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Created

Date Created
  • 2020

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A smoothing algorithm for the dual marching tetrahedra method

Description

The Dual Marching Tetrahedra algorithm is a generalization of the Dual Marching Cubes algorithm, used to build a boundary surface around points which have been assigned a particular scalar density

The Dual Marching Tetrahedra algorithm is a generalization of the Dual Marching Cubes algorithm, used to build a boundary surface around points which have been assigned a particular scalar density value, such as the data produced by and Magnetic Resonance Imaging or Computed Tomography scanner. This boundary acts as a skin between points which are determined to be "inside" and "outside" of an object. However, the DMT is vague in regards to exactly where each vertex of the boundary should be placed, which will not necessarily produce smooth results. Mesh smoothing algorithms which ignore the DMT data structures may distort the output mesh so that it could incorrectly include or exclude density points. Thus, an algorithm is presented here which is designed to smooth the output mesh, while obeying the underlying data structures of the DMT algorithm.

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Created

Date Created
  • 2011

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Magnetic resonance parameter assessment from a second order time-dependent linear model

Description

This dissertation develops a second order accurate approximation to the magnetic resonance (MR) signal model used in the PARSE (Parameter Assessment by Retrieval from Single Encoding) method to recover information

This dissertation develops a second order accurate approximation to the magnetic resonance (MR) signal model used in the PARSE (Parameter Assessment by Retrieval from Single Encoding) method to recover information about the reciprocal of the spin-spin relaxation time function (R2*) and frequency offset function (w) in addition to the typical steady-state transverse magnetization (M) from single-shot magnetic resonance imaging (MRI) scans. Sparse regularization on an approximation to the edge map is used to solve the associated inverse problem. Several studies are carried out for both one- and two-dimensional test problems, including comparisons to the first order approximation method, as well as the first order approximation method with joint sparsity across multiple time windows enforced. The second order accurate model provides increased accuracy while reducing the amount of data required to reconstruct an image when compared to piecewise constant in time models. A key component of the proposed technique is the use of fast transforms for the forward evaluation. It is determined that the second order model is capable of providing accurate single-shot MRI reconstructions, but requires an adequate coverage of k-space to do so. Alternative data sampling schemes are investigated in an attempt to improve reconstruction with single-shot data, as current trajectories do not provide ideal k-space coverage for the proposed method.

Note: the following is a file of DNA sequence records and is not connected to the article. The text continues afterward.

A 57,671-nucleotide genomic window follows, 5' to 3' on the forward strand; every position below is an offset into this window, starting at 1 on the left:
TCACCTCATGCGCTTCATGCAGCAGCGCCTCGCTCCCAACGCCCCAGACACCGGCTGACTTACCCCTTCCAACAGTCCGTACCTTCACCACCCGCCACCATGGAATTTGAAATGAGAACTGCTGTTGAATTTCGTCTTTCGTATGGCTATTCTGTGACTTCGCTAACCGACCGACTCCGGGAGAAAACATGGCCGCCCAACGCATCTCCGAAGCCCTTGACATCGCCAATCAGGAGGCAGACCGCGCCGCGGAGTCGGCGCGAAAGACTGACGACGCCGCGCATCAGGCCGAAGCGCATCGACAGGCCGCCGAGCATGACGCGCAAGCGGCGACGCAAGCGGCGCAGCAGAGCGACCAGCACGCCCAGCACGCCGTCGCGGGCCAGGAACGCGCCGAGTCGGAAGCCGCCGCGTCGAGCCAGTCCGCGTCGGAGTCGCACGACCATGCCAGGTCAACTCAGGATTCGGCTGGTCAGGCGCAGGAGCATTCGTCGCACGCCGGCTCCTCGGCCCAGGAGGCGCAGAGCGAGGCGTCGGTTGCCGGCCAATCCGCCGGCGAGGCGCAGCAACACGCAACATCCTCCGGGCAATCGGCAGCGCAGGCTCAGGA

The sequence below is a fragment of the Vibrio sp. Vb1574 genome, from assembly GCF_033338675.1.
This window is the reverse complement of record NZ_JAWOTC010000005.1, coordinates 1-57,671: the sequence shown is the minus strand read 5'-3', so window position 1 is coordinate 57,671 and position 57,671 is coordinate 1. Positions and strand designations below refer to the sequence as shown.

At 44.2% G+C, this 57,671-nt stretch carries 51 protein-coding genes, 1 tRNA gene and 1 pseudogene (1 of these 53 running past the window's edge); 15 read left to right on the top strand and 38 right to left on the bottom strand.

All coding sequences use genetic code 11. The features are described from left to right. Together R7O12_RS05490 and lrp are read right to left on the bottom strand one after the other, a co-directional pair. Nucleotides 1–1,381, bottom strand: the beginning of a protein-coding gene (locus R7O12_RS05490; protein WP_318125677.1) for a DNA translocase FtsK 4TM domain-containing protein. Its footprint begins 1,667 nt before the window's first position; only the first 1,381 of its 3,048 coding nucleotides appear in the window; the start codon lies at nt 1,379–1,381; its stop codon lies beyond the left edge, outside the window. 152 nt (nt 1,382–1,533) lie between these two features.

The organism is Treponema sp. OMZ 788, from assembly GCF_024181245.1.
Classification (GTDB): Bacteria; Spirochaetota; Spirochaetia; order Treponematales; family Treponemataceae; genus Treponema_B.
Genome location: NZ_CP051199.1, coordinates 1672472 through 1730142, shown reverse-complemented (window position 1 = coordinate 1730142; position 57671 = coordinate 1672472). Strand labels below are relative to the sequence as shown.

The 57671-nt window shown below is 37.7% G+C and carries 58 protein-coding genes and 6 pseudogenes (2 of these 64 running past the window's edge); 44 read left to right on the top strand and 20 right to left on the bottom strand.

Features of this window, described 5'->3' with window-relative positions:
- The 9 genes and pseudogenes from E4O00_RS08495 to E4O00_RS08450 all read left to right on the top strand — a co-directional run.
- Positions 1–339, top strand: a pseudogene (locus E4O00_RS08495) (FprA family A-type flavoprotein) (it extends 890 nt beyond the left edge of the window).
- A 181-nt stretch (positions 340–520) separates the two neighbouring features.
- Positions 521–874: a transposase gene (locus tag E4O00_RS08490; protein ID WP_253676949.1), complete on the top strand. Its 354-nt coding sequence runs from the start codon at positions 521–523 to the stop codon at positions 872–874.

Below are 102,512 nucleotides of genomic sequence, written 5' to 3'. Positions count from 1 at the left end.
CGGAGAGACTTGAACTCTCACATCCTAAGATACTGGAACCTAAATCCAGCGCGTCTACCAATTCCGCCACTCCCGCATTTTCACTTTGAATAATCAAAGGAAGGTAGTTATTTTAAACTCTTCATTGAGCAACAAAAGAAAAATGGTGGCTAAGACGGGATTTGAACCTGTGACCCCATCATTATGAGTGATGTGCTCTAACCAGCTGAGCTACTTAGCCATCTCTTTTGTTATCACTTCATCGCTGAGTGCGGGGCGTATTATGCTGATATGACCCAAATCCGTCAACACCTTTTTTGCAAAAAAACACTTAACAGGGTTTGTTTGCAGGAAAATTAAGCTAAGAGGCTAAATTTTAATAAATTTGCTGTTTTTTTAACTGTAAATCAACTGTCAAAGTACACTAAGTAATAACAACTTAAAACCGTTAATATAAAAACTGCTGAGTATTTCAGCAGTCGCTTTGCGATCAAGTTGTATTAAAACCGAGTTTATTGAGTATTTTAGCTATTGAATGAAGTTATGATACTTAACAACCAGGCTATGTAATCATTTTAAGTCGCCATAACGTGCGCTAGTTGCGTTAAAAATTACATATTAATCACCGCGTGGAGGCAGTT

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Created

Date Created
  • 2019

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Improved spatial coverage of high-temporal resolution dynamic susceptibility contrast-MRI through 3D spiral-based acquisition and parallel imaging

Description

Dynamic susceptibility contrast MRI (DSC-MRI) is a powerful tool used to quantitatively measure parameters related to blood flow and volume in the brain. The technique is known as a “bolus-tracking”

Dynamic susceptibility contrast MRI (DSC-MRI) is a powerful tool used to quantitatively measure parameters related to blood flow and volume in the brain. The technique is known as a “bolus-tracking” method and relies upon very fast scanning to accurately measure the flow of contrast agent into and out of a region of interest. The need for high temporal resolution to measure contrast agent dynamics limits the spatial coverage of perfusion parameter maps which limits the utility of DSC-perfusion studies in pathologies involving the entire brain. Typical clinical DSC-perfusion studies are capable of acquiring 10-15 slices, generally centered on a known lesion or pathology.